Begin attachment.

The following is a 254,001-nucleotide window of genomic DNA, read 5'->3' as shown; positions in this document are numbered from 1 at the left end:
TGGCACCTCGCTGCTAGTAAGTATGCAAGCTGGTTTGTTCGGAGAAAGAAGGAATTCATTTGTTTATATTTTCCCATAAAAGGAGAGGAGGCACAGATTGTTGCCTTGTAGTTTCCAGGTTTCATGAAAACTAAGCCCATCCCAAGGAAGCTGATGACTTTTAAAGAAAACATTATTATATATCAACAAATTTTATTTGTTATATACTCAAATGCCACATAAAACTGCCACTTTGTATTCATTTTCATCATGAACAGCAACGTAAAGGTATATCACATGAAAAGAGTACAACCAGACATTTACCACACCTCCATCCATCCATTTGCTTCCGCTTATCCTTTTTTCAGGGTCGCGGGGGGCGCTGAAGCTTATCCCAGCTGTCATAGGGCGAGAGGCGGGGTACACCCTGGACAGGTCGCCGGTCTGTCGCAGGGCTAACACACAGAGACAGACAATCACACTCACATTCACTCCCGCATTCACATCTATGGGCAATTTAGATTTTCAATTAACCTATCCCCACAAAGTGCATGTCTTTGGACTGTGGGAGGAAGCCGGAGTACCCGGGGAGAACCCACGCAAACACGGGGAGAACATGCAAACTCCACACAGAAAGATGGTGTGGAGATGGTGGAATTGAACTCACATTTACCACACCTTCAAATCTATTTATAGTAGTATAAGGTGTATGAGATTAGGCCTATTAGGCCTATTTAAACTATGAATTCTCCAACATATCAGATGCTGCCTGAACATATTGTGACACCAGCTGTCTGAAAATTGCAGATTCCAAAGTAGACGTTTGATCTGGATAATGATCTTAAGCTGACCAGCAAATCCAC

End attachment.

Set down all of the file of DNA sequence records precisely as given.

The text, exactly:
The following is a 254,001-nucleotide window of genomic DNA, read 5'->3' as shown; positions in this document are numbered from 1 at the left end:
TGGCACCTCGCTGCTAGTAAGTATGCAAGCTGGTTTGTTCGGAGAAAGAAGGAATTCATTTGTTTATATTTTCCCATAAAAGGAGAGGAGGCACAGATTGTTGCCTTGTAGTTTCCAGGTTTCATGAAAACTAAGCCCATCCCAAGGAAGCTGATGACTTTTAAAGAAAACATTATTATATATCAACAAATTTTATTTGTTATATACTCAAATGCCACATAAAACTGCCACTTTGTATTCATTTTCATCATGAACAGCAACGTAAAGGTATATCACATGAAAAGAGTACAACCAGACATTTACCACACCTCCATCCATCCATTTGCTTCCGCTTATCCTTTTTTCAGGGTCGCGGGGGGCGCTGAAGCTTATCCCAGCTGTCATAGGGCGAGAGGCGGGGTACACCCTGGACAGGTCGCCGGTCTGTCGCAGGGCTAACACACAGAGACAGACAATCACACTCACATTCACTCCCGCATTCACATCTATGGGCAATTTAGATTTTCAATTAACCTATCCCCACAAAGTGCATGTCTTTGGACTGTGGGAGGAAGCCGGAGTACCCGGGGAGAACCCACGCAAACACGGGGAGAACATGCAAACTCCACACAGAAAGATGGTGTGGAGATGGTGGAATTGAACTCACATTTACCACACCTTCAAATCTATTTATAGTAGTATAAGGTGTATGAGATTAGGCCTATTAGGCCTATTTAAACTATGAATTCTCCAACATATCAGATGCTGCCTGAACATATTGTGACACCAGCTGTCTGAAAATTGCAGATTCCAAAGTAGACGTTTGATCTGGATAATGATCTTAAGCTGACCAGCAAATCCAC